"We will certainly be looking at it," said school superintendent Dr. Rick Erickson.
B.C. Premier Gordon Campbell made the announcement last week while attending the Liberal partys biannual convention in Whistler. The ban would come into effect within four years if the Liberals win a second term in the May 17 election.
The proposal has been budgeted for and the government plans to hire consultants to help them find a path through the food minefield.
The idea, while generally popular, is likely to be controversial, as one persons healthy snack may not be someone elses. Most people would welcome the removal of pop from vending machines in schools. But some would argue that the fruit juice replacements are not much better as they contain almost as much sugar and as many calories.
It also raises the issue of taking away choices from students.
"We want to help children make the right choices with regard to healthy food and not having it available may or may to help them in that area," said Erickson. "Choices are available so we will be looking at the availability of various foods and then we will be discussing the concept of do we remove the choice or do we spend more time helping (students) make the right choice."
Kids do learn about this throughout the school curriculum as well as fitness and nutrition. Erickson also pointed out that the healthy diet message is reaching kids all over the province.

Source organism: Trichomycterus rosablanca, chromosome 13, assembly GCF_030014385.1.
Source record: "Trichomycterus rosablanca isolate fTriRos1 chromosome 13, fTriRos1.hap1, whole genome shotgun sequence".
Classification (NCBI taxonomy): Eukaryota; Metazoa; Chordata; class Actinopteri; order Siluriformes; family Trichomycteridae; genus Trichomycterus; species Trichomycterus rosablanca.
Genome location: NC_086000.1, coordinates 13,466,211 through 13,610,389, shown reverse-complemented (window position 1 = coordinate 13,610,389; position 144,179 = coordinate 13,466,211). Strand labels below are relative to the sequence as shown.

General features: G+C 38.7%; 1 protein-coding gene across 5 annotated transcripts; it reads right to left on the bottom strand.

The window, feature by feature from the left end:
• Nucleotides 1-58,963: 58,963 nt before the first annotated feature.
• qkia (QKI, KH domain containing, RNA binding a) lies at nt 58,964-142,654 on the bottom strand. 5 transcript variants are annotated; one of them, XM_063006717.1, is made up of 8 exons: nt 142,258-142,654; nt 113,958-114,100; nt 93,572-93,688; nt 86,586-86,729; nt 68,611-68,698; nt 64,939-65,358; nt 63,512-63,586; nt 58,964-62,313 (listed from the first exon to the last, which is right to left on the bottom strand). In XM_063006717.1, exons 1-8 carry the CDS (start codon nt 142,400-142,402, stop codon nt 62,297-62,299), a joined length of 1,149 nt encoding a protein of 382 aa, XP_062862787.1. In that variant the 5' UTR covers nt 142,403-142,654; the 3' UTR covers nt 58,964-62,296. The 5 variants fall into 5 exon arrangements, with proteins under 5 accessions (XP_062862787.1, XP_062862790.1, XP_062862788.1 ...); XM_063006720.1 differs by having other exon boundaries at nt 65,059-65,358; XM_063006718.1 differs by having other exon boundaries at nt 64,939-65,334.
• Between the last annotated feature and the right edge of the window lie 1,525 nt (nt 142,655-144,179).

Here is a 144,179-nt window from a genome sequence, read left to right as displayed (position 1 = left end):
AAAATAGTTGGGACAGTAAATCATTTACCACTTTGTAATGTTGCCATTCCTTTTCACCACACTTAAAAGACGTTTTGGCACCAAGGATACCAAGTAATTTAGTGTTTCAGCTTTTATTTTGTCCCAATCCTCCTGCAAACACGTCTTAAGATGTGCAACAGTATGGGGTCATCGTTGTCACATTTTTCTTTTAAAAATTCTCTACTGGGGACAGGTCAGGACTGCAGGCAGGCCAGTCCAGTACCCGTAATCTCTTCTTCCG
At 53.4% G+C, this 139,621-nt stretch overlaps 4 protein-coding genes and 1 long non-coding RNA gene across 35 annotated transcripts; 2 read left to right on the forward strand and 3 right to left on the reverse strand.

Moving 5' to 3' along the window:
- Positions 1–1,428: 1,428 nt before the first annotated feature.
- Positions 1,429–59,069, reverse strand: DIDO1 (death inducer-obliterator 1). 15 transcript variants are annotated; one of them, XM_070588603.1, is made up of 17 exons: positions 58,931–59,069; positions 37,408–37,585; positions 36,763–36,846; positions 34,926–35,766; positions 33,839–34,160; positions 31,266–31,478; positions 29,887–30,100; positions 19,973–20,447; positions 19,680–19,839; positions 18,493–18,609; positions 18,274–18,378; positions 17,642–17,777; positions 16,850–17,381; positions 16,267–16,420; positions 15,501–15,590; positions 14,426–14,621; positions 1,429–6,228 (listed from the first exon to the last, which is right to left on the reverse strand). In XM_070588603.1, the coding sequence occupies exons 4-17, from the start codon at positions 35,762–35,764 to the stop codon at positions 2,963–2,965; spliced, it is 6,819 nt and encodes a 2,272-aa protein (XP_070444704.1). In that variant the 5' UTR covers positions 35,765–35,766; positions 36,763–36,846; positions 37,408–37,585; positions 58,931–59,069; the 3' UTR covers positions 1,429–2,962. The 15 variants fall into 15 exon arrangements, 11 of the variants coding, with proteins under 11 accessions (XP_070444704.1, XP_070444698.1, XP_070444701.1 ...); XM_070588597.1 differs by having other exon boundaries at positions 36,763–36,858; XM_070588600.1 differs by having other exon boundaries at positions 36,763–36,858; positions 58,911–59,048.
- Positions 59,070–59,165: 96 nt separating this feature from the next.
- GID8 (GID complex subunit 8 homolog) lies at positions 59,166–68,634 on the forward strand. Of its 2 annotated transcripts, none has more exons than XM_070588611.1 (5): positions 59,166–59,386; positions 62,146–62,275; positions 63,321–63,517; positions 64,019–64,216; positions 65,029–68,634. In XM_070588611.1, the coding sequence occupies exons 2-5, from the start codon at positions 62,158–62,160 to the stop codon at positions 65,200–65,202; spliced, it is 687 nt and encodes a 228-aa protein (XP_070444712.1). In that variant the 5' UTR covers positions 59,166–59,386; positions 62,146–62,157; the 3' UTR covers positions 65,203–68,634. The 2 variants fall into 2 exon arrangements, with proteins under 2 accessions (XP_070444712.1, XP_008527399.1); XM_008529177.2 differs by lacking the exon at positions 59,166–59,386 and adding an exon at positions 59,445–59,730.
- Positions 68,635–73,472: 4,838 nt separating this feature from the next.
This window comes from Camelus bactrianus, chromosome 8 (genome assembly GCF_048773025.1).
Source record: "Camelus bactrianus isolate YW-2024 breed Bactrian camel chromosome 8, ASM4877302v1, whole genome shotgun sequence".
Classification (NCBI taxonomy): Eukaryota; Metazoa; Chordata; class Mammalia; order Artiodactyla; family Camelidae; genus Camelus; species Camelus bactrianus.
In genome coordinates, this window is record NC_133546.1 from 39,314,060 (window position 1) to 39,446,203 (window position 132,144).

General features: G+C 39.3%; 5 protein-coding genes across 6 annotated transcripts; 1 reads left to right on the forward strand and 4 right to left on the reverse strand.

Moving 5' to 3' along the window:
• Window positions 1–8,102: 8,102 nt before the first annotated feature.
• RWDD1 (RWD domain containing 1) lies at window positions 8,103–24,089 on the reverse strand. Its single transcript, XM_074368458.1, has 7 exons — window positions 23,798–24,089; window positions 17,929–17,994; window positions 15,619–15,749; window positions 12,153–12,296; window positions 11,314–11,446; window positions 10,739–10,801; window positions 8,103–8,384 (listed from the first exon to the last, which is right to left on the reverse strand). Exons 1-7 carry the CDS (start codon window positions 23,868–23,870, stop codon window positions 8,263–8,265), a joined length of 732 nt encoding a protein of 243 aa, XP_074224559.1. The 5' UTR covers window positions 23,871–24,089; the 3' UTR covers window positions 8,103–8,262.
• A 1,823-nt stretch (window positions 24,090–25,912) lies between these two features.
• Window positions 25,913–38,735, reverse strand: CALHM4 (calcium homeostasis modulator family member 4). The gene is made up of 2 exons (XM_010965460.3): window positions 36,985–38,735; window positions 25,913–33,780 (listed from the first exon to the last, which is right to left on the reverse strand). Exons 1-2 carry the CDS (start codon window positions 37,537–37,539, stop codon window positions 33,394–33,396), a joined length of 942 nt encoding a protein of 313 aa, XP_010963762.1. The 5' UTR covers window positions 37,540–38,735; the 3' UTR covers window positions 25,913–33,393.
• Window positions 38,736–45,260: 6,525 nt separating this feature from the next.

"I am aware that throughout British Columbia, in beverage dispensers that include Coca-Cola and Pepsi-Cola, that it has been my experience that kids more and more purchase water," said Erickson. "High school kids are making better choices when they have pop and water in front of them, which is a significant change."
Howe Sound Secondary is the only school in the district that offers cafeteria food but it is part of a program and so it tends to be healthy for the most part, said Erickson.
It is unclear how Parent Advisory Council fundraisers such as pizza and sushi days would be affected by the ban.
At Myrtle Philip School there are vending machines which contain pop, but they are run by the Community Centre at the school and students are not allowed to use them said Principal Ron Albertin. And Whistler Secondary made the switch from junk to juice in the last school year.
"Although (Campbell) made the big announcement I think most schools are already there," said Whistler Secondary Principal Bev Oakey.
She admits that the students werent thrilled when the change took place and some even grumbled about it. So it was a bit of surprise, said Oakey, when the school found it made more money selling the new healthy choices than it ever did selling pop.
Oakey admits she was concerned about what the Pepsi representative would say when the school decided to switch from pop to juice.
"But they see the writing on the wall," she said, adding that the vending operator wasnt even that surprised by the request and had a host of choices ready for the school.
The school is also considering bringing in a machine that will dispense chocolate and white milk in the future. The food vending machine does still have the odd chocolate bar, said Oakey, but that too is being phased out slowly.
Erickson does not believe the change will cause problems with the vending machines operators overall, since their main concern is selling the goods in the machines. If kids want healthier choices then the machine operators will likely provide it, said Erickson.
Many schools in B.C. have already moved toward a "no-junk-food" policy. The Central Okanagan school board passed district-wide healthy food guidelines for school stores and vending machine in March.